The French and the Spaniards, meantime, had made a secret or "family compact "to help each other. The Spanish now boarded English ships under pretext of searching for their countrymen or goods, and acted very insolently. This, added to a quarrel about the boundaries of Georgia and Florida, made bad feeling between the two nations. One day a Spanish captain roughly tore off the ear of an Englishman named Jenkins. Then, flinging the fragment in the man's face, he bade him carry it to King George and tell the latter that the Spaniards would treat him in the same way if they caught him.

This rude message proved the "last straw," and started the "War of Jenkins's Ear," as it is sometimes called. But although the fighting began between England and Spain, a quarrel about the crown of Austria soon involved all Europe in the "War of the Austrian Succession." Great Britain, Holland, and Austria were on one side, France, Spain, Prussia, and Bavaria on the other, and the war spread even to the colonies. You can read in your United States histories how it was conducted in America, where it was called "King George's War." In Europe it was carried on by George II., who took part in and won the battle of Dettingen. But the British did not win any very great advantage, and after eight years the War of the Austrian Succession was ended by the peace of Aix-la-Chapelle (1748).



Contents

Front Matter
Review

Early Times
The Druids
The Britons
Caesar in Britain
Queen Boadicea
The Great Walls
The Great Irish Saint
The Anglo-Saxons
Brave King Arthur
The Laws of the Saxons
The Story of St Augustine
Three Great Men
The Danish Pirates
King Alfred and the Cakes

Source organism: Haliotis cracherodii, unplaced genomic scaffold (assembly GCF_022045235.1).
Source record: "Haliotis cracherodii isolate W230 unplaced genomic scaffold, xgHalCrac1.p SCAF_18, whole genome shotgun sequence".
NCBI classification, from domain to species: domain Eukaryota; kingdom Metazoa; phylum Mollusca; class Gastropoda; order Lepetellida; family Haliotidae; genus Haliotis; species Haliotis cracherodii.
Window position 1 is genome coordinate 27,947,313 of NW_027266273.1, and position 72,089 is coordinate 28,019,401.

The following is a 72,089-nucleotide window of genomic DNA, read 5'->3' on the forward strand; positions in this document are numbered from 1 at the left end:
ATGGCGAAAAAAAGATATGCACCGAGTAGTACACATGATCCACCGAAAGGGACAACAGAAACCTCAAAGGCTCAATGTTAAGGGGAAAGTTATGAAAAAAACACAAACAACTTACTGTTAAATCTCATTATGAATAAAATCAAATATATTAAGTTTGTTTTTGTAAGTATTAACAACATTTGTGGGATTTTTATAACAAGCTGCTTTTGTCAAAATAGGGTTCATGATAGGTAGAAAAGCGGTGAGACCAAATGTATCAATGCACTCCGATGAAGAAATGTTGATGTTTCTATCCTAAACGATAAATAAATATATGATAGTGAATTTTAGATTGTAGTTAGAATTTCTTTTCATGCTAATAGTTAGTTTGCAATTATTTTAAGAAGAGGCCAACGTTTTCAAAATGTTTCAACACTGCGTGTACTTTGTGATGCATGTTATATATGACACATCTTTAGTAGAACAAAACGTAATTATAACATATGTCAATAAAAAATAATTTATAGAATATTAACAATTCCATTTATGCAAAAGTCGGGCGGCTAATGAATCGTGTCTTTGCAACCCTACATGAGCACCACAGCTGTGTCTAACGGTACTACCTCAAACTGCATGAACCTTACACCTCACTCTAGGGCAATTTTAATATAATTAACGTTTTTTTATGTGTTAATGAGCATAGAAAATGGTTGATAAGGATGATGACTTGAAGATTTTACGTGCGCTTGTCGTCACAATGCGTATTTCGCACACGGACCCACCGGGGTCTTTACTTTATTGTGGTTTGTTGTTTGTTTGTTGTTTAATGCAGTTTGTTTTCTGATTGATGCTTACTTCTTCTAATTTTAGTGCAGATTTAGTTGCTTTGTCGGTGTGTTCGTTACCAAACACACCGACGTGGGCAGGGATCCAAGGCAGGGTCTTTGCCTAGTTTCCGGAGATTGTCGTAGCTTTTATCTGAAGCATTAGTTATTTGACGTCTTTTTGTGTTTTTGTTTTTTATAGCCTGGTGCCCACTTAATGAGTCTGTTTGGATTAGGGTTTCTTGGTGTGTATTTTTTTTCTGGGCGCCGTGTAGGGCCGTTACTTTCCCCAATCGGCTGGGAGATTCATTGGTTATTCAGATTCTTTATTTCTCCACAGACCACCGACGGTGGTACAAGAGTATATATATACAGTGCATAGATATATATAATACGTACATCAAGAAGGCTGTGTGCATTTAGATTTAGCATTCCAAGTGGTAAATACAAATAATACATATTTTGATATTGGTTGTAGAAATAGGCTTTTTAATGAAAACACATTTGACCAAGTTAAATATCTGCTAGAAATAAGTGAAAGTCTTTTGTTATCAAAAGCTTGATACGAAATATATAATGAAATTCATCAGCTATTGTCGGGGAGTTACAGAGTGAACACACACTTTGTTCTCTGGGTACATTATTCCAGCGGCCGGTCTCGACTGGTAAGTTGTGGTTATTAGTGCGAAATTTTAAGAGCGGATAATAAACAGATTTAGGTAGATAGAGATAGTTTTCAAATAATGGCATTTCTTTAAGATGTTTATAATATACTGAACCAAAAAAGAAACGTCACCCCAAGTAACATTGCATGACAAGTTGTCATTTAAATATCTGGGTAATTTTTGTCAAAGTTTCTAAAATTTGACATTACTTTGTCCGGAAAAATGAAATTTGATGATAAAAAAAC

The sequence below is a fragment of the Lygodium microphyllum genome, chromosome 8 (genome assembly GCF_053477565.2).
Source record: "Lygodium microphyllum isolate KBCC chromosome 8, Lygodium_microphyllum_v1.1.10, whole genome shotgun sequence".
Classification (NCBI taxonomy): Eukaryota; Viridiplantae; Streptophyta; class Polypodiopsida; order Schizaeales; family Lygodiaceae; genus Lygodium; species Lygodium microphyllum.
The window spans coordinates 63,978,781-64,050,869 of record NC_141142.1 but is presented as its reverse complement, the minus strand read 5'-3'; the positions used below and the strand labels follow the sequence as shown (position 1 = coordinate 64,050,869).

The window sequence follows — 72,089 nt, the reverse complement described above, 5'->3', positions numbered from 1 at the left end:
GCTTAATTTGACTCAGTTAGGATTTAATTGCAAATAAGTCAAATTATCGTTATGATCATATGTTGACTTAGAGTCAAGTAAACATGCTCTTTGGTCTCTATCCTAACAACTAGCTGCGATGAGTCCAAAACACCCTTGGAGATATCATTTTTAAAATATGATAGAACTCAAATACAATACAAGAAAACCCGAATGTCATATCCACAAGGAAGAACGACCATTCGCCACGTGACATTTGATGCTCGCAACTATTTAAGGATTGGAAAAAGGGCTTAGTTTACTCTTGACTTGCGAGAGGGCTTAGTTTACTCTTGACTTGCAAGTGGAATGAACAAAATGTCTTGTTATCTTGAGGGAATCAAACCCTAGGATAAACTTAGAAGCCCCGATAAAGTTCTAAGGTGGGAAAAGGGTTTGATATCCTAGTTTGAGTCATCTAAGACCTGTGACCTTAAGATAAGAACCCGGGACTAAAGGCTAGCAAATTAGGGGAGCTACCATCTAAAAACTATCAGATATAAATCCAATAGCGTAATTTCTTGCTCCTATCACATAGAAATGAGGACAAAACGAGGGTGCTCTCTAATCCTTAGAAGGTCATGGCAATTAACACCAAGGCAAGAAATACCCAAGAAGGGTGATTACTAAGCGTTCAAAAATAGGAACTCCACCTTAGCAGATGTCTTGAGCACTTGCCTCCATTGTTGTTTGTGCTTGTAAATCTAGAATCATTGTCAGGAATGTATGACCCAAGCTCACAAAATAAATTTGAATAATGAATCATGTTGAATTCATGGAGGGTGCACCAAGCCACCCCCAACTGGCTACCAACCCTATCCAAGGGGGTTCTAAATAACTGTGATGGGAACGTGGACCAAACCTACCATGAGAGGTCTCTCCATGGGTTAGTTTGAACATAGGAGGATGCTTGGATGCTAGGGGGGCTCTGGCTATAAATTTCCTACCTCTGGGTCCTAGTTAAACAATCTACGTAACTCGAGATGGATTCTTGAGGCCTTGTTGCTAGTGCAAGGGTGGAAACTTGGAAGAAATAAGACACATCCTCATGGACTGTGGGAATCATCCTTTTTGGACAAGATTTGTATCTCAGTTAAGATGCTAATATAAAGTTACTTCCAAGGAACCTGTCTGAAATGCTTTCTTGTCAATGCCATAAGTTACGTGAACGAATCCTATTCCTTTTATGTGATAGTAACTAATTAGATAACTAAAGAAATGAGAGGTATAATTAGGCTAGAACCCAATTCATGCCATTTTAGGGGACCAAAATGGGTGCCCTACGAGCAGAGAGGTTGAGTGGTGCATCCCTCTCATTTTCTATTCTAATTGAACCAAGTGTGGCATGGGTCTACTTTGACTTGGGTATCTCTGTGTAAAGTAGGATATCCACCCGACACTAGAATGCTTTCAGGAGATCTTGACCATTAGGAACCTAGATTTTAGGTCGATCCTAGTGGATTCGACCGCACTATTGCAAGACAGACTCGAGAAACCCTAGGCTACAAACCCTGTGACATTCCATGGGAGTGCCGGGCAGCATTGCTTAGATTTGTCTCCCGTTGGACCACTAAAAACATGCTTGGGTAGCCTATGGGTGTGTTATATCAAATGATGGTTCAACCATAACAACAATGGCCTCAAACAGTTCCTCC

Alfred conquers the Danes
A King's Narrow Escape
The King and the Outlaw
The Monasteries
An Unlucky Couple
St Dunstan
King Canute and the Waves
A Saxon Nobleman
Lady Godiva's Ride
The Battle of Hastings
The Conquest
Lords and Vassals
Death of William
The Brothers' Quarrels
Arms and Armour
The "White Ship"
Matilda's Narrow Escapes
Story of Fair Rosamond
Thomas a Becket
Murder of Thomas a Becket
Richard's Adventures
Richard and the Saracens
The Faithful Minstrel
Death of Richard
The Murder of Arthur
The Great Charter
The Rule of Henry III
A Race
Persecution of the Jews
The Conquest of Wales
A Quarrel with France
The Coronation Stone
The Insolent Favourite
Bruce and the Spider
Death of Edward II
The Murderers punished
The Battle of Crecy
The Siege of Calais
The Age of Chivalry
The Battle of Poitiers
The Peasants' Revolt
Richard's Presence of Mind
A Tiny Queen
Henry's Troubles
Madcap Harry
A Glorious Reign
The Maid of Orleans
The War of the Roses
The Queen and the Brigand
The Triumph of the Yorks
The Princes in the Tower
Richard's Punishment
Two Pretenders
A Grasping King
Field of the Cloth of Gold
The New Opinions
Death of Wolsey
Henry's Wives
The King and the Painter
A Boy King
Lady Jane Grey
The Death of Cranmer
A Clever Queen
Elizabeth's Lovers
Mary, Queen of Scots
Captivity of Mary Stuart
Wreck of the Spanish Armada
The Elizabethan Age
Death of Elizabeth
A Scotch King
The Gunpowder Plot
Sir Walter Raleigh
King and Parliament
Cavaliers and Roundheads
"Remember"
The Royal Oak
The Commonwealth
The Restoration
Plague and Fire
The Merry Monarch
James driven out of England
A Terrible Massacre
William's Wars
The Duke of Marlborough
The Taking of Gibraltar
The South Sea Bubble
Bonny Prince Charlie
Black Hole of Calcutta
Loss of the Colonies
The Battle of the Nile
Nelson's Last Signal
The Battle of Waterloo
First Gentleman of Europe
Childhood of Queen Victoria
The Queen's Marriage
Wars in Victoria's Reign
The Jubilee